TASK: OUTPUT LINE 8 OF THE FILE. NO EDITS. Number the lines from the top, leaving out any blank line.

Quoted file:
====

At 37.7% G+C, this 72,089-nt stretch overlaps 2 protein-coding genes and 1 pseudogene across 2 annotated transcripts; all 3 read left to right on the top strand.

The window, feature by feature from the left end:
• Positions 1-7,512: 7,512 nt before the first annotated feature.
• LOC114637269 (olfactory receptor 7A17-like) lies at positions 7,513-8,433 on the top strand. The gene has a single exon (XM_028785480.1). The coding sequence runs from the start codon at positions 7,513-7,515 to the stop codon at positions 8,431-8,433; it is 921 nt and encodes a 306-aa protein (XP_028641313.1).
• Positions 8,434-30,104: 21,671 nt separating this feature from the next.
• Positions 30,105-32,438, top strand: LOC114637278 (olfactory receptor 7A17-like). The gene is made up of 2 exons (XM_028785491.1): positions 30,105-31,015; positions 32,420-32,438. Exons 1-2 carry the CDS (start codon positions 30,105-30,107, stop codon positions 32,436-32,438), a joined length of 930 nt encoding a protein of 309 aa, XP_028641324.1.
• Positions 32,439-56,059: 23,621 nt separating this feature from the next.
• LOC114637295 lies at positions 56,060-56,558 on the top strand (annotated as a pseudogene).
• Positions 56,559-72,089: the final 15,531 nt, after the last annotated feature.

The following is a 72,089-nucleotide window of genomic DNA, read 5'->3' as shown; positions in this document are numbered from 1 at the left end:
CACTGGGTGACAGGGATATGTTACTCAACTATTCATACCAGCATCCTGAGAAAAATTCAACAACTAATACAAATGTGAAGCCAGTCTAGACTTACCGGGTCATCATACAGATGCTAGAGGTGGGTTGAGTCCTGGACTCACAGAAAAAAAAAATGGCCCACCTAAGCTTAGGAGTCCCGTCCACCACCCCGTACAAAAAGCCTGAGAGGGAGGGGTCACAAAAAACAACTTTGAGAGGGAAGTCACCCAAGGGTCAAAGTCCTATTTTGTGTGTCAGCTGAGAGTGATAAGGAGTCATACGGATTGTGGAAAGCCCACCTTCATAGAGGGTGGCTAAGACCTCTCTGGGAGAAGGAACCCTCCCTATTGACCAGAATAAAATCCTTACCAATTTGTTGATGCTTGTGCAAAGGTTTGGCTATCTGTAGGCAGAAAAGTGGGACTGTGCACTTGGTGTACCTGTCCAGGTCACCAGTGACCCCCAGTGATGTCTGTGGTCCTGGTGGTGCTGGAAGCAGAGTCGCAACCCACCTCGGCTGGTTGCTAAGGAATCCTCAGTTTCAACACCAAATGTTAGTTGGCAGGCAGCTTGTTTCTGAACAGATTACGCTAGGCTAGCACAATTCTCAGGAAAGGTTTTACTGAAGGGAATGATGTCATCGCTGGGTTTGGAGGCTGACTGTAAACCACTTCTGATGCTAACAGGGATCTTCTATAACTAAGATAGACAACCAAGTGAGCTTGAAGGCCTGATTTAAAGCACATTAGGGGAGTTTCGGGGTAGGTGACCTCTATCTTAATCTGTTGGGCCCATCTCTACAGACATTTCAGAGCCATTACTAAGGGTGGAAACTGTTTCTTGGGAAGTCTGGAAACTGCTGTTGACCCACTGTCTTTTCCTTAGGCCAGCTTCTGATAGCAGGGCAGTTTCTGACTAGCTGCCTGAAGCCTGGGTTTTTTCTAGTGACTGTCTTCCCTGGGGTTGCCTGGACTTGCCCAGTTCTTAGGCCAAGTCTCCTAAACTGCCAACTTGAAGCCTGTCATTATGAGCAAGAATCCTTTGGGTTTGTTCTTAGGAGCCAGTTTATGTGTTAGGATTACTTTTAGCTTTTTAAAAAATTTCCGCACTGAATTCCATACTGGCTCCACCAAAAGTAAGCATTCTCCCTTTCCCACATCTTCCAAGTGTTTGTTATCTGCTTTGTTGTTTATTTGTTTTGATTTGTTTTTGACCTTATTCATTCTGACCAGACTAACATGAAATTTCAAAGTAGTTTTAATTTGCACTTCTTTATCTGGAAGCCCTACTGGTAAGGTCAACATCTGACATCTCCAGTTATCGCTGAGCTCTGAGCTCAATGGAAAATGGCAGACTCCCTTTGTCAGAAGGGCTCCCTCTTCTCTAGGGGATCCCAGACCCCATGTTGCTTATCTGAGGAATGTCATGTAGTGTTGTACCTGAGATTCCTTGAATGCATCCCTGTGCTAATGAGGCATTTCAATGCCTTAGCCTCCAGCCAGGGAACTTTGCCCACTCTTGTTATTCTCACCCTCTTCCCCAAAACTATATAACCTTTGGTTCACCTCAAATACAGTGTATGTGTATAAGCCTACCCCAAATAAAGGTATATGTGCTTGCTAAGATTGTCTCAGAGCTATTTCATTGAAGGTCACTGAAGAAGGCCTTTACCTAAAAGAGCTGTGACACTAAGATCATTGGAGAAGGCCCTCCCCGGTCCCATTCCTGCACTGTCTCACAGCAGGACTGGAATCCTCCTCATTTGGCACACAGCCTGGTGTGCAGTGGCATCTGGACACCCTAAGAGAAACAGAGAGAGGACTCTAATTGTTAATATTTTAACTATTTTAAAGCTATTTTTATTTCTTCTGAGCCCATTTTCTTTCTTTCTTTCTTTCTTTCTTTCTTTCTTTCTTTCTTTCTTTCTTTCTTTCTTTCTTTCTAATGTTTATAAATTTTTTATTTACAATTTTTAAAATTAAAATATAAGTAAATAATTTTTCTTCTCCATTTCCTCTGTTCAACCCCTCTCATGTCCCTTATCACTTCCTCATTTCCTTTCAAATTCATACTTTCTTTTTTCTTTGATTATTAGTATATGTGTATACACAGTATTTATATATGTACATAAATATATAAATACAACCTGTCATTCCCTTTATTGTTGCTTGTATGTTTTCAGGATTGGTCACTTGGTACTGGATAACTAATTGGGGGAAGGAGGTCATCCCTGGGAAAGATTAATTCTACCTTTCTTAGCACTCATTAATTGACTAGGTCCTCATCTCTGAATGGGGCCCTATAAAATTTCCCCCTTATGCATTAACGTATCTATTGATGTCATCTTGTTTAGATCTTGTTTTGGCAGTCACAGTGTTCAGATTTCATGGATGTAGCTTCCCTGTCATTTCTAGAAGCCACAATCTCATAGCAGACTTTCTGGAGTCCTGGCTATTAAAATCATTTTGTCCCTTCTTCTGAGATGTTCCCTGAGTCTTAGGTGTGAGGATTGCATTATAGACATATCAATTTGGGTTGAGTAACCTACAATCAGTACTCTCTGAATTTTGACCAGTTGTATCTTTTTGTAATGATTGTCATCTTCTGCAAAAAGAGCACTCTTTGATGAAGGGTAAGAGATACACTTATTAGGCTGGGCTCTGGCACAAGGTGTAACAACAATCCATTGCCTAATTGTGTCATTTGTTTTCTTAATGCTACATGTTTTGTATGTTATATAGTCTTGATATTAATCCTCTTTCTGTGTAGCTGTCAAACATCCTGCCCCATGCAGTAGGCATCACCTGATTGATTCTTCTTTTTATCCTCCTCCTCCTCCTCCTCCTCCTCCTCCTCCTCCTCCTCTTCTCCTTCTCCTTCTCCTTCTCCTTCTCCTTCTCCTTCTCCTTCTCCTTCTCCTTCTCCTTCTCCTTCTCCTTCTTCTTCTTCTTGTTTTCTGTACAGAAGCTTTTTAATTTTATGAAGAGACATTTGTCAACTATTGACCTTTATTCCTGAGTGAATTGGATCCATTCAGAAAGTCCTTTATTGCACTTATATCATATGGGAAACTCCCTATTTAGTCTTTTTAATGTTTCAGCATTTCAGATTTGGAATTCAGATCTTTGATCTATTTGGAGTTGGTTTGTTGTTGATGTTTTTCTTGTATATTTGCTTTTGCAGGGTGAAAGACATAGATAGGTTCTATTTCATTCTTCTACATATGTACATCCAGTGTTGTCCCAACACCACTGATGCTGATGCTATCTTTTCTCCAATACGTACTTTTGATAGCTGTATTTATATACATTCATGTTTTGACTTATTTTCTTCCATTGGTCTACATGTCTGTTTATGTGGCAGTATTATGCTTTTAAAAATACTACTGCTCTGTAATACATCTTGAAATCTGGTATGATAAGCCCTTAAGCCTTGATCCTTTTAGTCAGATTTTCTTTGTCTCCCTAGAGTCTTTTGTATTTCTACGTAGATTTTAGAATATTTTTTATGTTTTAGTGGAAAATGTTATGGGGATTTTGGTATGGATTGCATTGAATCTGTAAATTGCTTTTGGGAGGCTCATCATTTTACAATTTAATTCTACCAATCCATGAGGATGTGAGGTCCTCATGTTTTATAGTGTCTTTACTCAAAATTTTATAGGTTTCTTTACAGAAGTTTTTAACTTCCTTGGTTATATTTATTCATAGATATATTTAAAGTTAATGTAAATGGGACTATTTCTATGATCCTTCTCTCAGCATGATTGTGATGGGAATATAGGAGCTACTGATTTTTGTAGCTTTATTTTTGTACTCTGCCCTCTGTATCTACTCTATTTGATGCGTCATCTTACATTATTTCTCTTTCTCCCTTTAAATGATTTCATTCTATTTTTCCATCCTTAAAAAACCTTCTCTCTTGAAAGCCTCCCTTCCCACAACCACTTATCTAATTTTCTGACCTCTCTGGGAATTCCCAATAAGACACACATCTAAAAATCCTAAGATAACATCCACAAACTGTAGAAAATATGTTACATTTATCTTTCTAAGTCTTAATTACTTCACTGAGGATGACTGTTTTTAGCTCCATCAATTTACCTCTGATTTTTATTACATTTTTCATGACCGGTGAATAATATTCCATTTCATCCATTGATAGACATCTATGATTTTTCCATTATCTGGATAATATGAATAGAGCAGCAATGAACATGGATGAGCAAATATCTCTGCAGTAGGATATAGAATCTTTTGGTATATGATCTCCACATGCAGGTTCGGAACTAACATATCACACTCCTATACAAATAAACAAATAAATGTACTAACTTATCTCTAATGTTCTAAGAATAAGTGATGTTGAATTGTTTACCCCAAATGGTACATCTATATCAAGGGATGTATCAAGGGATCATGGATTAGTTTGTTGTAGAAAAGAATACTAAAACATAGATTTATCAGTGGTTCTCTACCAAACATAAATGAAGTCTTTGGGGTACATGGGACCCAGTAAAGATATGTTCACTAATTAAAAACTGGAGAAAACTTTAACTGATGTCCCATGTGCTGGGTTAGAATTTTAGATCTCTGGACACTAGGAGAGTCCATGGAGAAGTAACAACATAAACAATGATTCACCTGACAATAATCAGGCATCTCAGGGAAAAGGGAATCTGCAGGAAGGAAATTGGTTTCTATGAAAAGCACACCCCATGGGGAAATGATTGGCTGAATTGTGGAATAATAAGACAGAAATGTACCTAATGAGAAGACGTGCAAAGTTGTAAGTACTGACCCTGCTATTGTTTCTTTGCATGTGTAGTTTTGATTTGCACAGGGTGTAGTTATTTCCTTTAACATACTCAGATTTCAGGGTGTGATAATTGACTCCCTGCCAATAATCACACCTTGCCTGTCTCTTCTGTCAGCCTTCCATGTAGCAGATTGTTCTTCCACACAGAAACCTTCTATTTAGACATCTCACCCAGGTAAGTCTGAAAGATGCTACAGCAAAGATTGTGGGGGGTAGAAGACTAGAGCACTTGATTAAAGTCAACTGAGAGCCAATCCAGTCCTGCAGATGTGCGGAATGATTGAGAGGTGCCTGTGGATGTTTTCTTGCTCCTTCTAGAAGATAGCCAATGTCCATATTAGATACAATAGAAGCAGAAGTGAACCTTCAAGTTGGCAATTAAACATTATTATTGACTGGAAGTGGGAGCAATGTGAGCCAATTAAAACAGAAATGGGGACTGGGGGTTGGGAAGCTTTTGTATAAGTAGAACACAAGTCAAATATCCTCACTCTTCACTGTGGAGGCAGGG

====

• LOC114637295 lies at positions 56,060-56,558 on the top strand (annotated as a pseudogene).